Developers tend to get very passionate about their tools. And rightly so: without the best tools for the job at hand, we couldn’t achieve our objectives, make something awesome, or build a better world.
React is still a major player in terms of frontend development. There’s currently a competition of sorts going on between the two React heavyweight frameworks Next.js and Gatsby. Which one is better? Which should you learn? Is Gatsby better, or Next.js, for building your next project?
At Webiny, we’re interested in providing developers a backend Headless CMS to compliment your frontend, so it’s of deep interest to us which tools are popular. Knowing which ones you’re using … even which ones you are preferring, influences our product decisions. We think about it when we talk about marketing. And we consider it when we’re planning what we build into our open source CMS.
So we decided to do a bit of critical thinking about whether Next.js or Gatsby is better. We came up with these criteria to match them against. Even so, we’re going to leave it up to you as to which one you’re going to use!
Server Generation and Configuration
What’s more interesting is what APIs you have access to on server generation. Does the tool make it easier or more difficult to do what you need to? That’s what we’re assessing here.
Whilst Next.js allows access to customize headers, page initialization, add rewrites and redirects with it’s config file and custom _App.js component, Gatsby has a config file, a custom html.js document (which is similar to Next.js). It also has files to directly access the server-rendered application and the hydrated application in the browser.
Gatsby certainly has a wider variety of configuration open to developers here. But that can also be daunting or unnecessarily complex for someone who just wants to build with React but also have static generation.
Also, sometimes it’s not clear what the files are for. For example, the gatsby-node.js file isn’t specifically for APIs that run in the server environment (which would be using Node.js), instead, this is where the internal node transformation happens, allowing you to create dynamic pages and custom GraphQL resolvers to your application.
Admittedly, once you know that, it’s great to have access to all of these APIs to customize your data. But we’ll get to that a bit more later.
Whether Gatsby or Next.js documentation is good or bad seems highly subjective. But sometimes documentation can inadvertently hide things developers need to know under generalizations or by accidentally missing things out. Sometimes an API badly explained is worse than not having it documented at all.
We all know this, which is why we looked at documentation as a marker on whether you should choose Next.js or Gatsby to build your next project.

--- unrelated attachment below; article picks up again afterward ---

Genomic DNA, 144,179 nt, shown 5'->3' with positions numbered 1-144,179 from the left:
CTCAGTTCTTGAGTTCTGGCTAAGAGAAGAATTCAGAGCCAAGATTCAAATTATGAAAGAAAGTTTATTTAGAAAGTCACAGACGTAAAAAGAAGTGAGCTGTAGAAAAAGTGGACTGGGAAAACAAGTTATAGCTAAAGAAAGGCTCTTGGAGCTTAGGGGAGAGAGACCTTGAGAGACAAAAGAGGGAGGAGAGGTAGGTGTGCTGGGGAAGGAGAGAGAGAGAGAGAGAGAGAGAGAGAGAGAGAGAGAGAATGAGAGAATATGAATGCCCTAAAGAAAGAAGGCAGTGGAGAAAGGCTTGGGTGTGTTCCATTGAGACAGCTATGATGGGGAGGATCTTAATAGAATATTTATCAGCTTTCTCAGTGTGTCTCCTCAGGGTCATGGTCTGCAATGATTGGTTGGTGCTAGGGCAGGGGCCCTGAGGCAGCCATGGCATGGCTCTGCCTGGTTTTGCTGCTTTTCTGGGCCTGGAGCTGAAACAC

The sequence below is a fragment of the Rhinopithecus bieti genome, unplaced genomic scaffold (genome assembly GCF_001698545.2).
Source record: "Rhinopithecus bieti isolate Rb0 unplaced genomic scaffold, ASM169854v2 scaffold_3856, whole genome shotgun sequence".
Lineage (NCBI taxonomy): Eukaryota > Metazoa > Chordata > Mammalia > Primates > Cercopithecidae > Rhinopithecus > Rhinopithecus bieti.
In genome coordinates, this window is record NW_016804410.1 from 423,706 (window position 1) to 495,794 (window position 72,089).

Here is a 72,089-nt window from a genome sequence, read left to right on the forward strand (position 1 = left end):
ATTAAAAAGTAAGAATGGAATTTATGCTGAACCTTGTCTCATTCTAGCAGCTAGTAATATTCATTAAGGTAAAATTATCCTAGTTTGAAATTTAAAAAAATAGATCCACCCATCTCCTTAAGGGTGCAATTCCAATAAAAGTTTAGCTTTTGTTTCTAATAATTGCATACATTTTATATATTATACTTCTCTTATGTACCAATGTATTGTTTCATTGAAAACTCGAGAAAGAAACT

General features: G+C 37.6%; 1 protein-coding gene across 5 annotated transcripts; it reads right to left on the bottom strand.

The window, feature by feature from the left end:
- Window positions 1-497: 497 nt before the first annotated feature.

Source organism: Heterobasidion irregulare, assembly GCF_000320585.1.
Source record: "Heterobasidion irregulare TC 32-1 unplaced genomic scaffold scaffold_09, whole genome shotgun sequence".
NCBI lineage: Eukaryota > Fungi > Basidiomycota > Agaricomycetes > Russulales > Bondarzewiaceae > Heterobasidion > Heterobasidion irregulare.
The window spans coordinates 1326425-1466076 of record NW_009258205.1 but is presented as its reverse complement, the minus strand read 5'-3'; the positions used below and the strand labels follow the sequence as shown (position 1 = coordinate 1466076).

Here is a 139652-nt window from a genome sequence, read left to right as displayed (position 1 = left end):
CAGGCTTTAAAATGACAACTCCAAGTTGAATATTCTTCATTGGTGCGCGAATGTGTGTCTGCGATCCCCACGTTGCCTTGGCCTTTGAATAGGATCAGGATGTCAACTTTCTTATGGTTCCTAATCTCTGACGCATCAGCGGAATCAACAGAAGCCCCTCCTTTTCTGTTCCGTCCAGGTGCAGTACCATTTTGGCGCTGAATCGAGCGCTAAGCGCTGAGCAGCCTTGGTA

Whilst Next.js documentation has a cleaner, focused look, Gatsby’s is busier with a 3-column layout. Though sometimes that’s a good thing. Developers probably won’t get as lost contextually in the Gatsby docs as they might in Next.js.
We generally prefer the darker code blocks and higher contrast on the Next.js website. But it could be because we’re just getting old and our eyes aren’t as good as they used to be.
Next.js’ strengths come out clearly in it’s focused approach towards lower-level APIs such as the getStaticProps() and getServerSideProps() functions, and these are explained very well. But there are also some things that are not mentioned except succinctly in an “unsupported features” section. This can be frustrating when you find out you’ve built your application to use a certain feature, only to realize it’s not supported in the environment you intended to deploy to.
Both frameworks take advantage of file-based routing. Next.js and Gatsby have the ability to define dynamic routes as well, but Gatsby doesn’t clearly explain how this works, perhaps assuming you’re only looking for this feature if you’ve already used Next.js.
What is great about Next.js is the ability to create API Routes. This could be really useful in a lot of situations, especially if you have a sprawling REST API endpoint and want a minimal set of data returned from it, you could massage that data down to only the content you need on your frontend. In fact, Next.js has it’s own express-like server-side framework called Micro.
This turns Next.js into a truly isomorphic application, which is meant to have components server side and on the client, working in tandem to produce a single application.
On the other hand, Gatsby seems to keep these concerns clearly separated, even with their own Gatsby Functions, the emphasis is on a separate backend that communicates with the hydrated frontend application.
Do you like to mix these concerns? Or keep them separate? It depends slightly on what kind of developer you are, and what kind of project you’re building, as to which you’ll prefer from this point of view.
Gatsby and Next.js are two very different tools with unique value propositions: either low-level tools to provide fundamental APIs and free developers from unnecessary tooling, or an ecosystem full of plugins of varying quality, together with a data layer to stitch your content together.
As we said at the start, this isn’t a full roundup of all of their features. Maybe what you’re building needs something more specific like Astro, Nuxt or SvelteKit. We only know what we’ve encountered when building our starters for Next.js and Gatsby.
Oh we didn’t tell you? We’ve built 1-click deploy starters for Webiny headless CMS.
👉 1-click starter for Next.js and Webiny Headless CMS on Vercel
👉 1-click starter for Gatsby and Webiny Headless CMS on Gatsby Cloud
Make sure you check those out. Maybe it’ll help you make your mind up … should you use Gatsby or Next.js? The choice is ultimately yours.”